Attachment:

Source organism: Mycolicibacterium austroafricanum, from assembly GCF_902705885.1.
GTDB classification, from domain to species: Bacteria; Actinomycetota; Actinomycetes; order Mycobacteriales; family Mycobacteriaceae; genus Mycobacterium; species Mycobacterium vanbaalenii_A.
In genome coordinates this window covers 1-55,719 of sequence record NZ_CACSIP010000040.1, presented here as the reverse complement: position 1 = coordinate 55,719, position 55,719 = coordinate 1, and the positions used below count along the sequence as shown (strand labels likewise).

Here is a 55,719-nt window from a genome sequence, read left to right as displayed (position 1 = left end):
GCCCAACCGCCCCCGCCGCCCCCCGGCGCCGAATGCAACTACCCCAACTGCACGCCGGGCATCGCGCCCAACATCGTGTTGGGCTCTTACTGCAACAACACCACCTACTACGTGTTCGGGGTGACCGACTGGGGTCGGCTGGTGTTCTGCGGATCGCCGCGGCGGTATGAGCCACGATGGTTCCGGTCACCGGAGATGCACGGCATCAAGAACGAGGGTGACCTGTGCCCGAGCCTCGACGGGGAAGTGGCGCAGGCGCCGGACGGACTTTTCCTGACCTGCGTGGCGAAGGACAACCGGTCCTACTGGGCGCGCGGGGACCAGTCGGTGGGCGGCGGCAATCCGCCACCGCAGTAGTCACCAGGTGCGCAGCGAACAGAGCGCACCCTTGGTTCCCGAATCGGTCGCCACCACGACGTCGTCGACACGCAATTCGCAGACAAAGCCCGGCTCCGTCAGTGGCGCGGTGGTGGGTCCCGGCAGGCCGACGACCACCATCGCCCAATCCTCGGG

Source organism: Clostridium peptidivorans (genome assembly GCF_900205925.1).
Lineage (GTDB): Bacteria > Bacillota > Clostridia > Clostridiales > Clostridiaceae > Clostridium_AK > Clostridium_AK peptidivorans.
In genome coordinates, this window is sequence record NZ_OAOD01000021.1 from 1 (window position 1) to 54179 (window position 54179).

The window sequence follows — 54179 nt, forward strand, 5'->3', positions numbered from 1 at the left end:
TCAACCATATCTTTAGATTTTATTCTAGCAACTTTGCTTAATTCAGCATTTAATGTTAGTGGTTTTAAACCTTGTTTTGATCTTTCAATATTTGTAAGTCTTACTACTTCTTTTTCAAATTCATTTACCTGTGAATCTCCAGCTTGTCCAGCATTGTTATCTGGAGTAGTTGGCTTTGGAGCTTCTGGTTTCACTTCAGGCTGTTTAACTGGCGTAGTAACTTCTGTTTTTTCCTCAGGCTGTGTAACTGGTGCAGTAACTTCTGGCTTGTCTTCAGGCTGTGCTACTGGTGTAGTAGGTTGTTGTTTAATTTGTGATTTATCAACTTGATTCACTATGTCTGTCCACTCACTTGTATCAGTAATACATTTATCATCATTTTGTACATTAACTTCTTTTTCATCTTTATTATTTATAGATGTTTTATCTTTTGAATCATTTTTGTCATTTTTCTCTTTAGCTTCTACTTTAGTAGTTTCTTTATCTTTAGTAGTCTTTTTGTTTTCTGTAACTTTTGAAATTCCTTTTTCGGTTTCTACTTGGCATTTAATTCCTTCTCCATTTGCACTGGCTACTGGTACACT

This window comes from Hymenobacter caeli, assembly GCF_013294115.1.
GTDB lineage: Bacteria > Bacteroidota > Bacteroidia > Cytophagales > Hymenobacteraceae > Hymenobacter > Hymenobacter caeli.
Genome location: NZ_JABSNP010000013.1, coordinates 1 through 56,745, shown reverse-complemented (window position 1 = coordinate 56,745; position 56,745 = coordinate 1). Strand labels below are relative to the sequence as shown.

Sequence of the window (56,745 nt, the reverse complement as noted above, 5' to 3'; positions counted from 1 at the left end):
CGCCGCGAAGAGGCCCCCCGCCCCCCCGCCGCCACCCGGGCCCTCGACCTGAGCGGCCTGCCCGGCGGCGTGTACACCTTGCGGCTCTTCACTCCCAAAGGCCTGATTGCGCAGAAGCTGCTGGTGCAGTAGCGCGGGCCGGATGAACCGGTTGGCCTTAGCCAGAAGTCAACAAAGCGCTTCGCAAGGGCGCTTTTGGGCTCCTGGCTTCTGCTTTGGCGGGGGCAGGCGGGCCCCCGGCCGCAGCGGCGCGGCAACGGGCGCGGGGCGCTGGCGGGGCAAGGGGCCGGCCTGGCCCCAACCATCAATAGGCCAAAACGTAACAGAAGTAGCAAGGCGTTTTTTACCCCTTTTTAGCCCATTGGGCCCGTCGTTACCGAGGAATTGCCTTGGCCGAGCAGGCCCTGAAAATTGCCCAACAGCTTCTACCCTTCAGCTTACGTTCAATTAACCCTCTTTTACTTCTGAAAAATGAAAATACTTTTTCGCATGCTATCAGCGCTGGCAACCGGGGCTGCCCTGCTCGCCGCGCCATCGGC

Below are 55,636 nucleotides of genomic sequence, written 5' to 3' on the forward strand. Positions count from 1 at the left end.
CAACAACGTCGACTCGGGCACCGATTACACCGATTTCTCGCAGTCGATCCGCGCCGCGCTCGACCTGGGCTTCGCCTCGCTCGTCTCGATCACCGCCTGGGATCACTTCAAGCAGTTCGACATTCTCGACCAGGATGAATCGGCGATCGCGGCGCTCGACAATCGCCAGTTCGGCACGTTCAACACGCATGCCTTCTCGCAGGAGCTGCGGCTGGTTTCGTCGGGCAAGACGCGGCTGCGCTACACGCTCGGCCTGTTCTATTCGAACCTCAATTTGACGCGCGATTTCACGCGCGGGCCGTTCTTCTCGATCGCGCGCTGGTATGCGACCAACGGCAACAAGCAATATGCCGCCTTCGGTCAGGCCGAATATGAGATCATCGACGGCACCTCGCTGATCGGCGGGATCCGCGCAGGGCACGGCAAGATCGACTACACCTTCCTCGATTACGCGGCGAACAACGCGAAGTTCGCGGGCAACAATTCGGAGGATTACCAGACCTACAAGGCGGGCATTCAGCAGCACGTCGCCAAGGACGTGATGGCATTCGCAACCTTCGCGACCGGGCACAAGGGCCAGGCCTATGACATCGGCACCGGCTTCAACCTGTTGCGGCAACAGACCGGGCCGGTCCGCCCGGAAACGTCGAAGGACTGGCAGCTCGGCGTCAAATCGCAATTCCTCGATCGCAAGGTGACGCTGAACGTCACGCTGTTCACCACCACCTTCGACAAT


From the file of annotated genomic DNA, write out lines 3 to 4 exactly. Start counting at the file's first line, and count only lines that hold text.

In genome coordinates this window covers 1-55,719 of sequence record NZ_CACSIP010000040.1, presented here as the reverse complement: position 1 = coordinate 55,719, position 55,719 = coordinate 1, and the positions used below count along the sequence as shown (strand labels likewise).

Here is a 55,719-nt window from a genome sequence, read left to right as displayed (position 1 = left end):